Wednesday, March 21, 2012

Dwarf Pines at the Arboretum

Pinus mugo 'Aurea'
I'm in the mode of observing my new garden to identify holes in design and seasonal interest. A major hole I noticed this winter is the total lack of evergreens visible from INSIDE the house. I planted a few evergreen shrubs as soon as we moved in (there were absolutely none on the property when we bought it - not even the obligatory "yew mustache"!): so far we have some arborvitae, yews, boxwood, and a dwarf spruce. However, I placed ALL of them around the foundation or the perimeter of the yard, where they look good from the street. I entirely neglected to plan for myself looking out on the barren scene from the windows! (Duh.) So, I need to select some more dwarf evergreens that will liven up my winter view - but which ones? Off to the Arboretum for some fun research!

Dwarf pines at the UW-Madison Arboretum

My first objective is to plant a dwarf pine near my tree peonies. I love how pine and peonies look together. The Arboretum has lots of pines to look at - although on the cutest ones it's of course impossible to find the bleeping ID tag! Rrgh. But here are my favorites of the ones who would tell me their names. These were all photographed in mid-March, so this is basically what they look like coming out of winter, in the dullest possible time of year.

Pinus mugo (Mugo pine)
Pinus mugo 'Aurea'

'Aurea' is a broad, spreading Mugo pine with long needles of a glowing, golden-green color. Shape is pleasingly bumpy. I really appreciated how it lit up the landscape. It is probably somewhat large for my small yard.

Pinus mugo 'Big Tuna'

'Big Tuna' is a very cool looking pine (with an equally cool name) - it is indeed big and chunky. It has long, stiff needles and a tough-guy globular shape. I didn't measure it, but it is taller than an average person and roughly equally as wide. Again, a bit large for my purposes, but I may just have to make room...

Pinus mugo 'Teeny'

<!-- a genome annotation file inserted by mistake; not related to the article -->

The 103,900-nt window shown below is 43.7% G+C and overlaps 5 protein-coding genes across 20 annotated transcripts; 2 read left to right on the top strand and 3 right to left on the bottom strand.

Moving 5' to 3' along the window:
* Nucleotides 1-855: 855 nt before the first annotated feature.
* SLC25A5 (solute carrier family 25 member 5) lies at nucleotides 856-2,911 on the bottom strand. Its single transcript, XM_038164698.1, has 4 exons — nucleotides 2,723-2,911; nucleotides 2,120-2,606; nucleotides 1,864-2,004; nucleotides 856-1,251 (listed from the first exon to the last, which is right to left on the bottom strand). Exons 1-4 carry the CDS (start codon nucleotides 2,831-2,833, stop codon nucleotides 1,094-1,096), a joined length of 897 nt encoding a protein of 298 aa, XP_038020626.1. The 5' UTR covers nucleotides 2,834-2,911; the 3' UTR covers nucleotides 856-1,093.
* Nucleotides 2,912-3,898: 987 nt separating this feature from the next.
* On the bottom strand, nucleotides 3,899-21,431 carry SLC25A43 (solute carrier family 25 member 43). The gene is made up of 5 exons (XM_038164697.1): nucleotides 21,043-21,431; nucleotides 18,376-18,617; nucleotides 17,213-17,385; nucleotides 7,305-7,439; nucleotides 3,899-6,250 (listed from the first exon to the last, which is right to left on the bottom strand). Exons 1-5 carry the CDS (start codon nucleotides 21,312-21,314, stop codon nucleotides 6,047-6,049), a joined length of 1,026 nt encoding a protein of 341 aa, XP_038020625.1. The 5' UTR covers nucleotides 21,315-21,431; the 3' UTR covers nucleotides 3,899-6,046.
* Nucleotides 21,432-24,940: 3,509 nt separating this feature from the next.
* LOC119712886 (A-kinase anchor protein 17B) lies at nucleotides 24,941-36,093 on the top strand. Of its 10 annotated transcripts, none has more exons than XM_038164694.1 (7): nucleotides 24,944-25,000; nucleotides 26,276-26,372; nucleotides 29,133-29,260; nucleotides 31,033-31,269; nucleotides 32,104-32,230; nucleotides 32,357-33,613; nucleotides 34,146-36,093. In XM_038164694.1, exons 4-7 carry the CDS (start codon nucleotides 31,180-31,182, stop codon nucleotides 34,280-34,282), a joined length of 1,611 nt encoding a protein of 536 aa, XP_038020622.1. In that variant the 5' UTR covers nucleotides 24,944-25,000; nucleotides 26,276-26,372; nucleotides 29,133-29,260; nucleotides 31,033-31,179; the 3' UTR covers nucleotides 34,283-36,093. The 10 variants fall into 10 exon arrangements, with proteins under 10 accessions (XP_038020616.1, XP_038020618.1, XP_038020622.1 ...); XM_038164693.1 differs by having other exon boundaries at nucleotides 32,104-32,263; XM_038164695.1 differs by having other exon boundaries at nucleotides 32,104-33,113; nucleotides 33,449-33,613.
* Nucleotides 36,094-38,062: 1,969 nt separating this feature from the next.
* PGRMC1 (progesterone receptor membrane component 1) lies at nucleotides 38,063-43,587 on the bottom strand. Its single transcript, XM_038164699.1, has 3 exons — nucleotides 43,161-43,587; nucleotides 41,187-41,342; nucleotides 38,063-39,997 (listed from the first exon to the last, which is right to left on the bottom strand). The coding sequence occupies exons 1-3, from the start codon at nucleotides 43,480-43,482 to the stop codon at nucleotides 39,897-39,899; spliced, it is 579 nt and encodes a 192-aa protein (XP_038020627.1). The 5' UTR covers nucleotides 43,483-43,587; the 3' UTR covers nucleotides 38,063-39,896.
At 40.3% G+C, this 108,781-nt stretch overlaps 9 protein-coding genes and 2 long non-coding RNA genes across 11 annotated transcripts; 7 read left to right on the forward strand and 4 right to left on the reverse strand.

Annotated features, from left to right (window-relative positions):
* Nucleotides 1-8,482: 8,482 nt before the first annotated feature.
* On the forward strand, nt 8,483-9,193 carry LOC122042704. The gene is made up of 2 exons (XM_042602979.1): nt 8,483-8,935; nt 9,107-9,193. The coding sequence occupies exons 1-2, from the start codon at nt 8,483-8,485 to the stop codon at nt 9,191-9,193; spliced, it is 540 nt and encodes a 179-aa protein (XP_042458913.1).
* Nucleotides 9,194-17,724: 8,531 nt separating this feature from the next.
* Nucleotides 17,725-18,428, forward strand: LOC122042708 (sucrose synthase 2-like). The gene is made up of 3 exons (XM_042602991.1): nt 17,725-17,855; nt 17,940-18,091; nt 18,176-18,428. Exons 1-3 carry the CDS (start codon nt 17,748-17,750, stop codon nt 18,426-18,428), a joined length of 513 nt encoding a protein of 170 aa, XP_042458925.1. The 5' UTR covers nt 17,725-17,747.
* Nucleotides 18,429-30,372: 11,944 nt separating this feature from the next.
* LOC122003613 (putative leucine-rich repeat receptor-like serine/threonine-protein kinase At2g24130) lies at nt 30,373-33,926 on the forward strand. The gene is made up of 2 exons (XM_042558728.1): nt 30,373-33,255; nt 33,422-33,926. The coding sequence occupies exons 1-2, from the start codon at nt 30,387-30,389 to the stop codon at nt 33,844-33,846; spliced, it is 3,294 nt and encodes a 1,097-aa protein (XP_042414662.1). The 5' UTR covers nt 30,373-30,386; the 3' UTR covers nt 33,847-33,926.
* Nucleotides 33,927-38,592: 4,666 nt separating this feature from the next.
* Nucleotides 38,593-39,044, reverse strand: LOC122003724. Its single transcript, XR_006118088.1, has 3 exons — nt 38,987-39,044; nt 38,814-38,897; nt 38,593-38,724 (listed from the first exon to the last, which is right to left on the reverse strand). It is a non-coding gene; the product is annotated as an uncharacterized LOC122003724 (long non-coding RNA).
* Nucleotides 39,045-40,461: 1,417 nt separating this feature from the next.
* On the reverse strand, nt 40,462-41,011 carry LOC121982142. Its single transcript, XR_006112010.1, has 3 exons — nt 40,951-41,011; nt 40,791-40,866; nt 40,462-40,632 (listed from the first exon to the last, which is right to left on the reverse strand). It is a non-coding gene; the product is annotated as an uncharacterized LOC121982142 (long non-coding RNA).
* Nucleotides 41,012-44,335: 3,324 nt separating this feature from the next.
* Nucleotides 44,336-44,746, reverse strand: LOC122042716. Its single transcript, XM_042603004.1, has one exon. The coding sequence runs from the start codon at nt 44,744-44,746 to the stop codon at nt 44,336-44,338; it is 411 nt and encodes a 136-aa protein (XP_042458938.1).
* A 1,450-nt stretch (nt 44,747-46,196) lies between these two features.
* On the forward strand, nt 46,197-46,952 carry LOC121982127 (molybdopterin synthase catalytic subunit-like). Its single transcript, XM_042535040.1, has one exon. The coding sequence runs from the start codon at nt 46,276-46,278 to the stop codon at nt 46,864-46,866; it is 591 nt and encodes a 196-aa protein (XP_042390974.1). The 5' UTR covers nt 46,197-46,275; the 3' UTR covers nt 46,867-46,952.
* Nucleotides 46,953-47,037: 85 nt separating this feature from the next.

'Teeny' is very small and cute! A compact flattened-bun shape, with rich green needle color. I'm sure I can fit this one in, or something similar. Some people think green is boring, and want all "evergreens" to be golden, blue, white, or pink..., but in the long winter deep green is the color I crave most.

Pinus strobus (Eastern White Pine)
Pinus strobus 'Pendula'
This weeping Eastern White Pine looked awesome in the landscape, and you can go inside there and hide! My daughter would love that. Probably also some raccoons, foxes, rabbits, or even baboons would move in too... This one is not very dwarf - it's at least 10 feet tall, and wider.

Pinus sylvestris

Pinus sylvestris globosa viridis
This one has the most fantastic long, twisty foliage that gives it a very appealing fuzzy, tufted look. It won't fit next to my tree peonies but would make a great background plant.


  1. Good luck deciding. I love 'teeny' and 'big tuna'. 'Pendula' is very impressive, but looks like it would need a LOT of room!

    1. Many of the "dwarf" pines grow to be very big eventually! I wish I could grow all of them but my yard is too little.

  2. Hi, I like pines very much, more the 'Teeny' and the yellow 'Aurea'.
    When the trees are without the leaves, my evergreen pines decorate the garden.

    1. You are lucky to have lots of pines - your garden must be beautiful in winter! I definitely need more evergreens. Winter is long here, as it is for you too I suppose.

  3. It’s obvious why these shrubs are also known as dwarf mountain pines. Hehe, these kinds of plants are perfect in our gardens. We mostly see them covered in snow because of their low shrubby growth and adaptation to it. I haven’t seen them in a while… Good thing I stumbled here and at least saw photos of ‘em. :D
    Jamie Keifer


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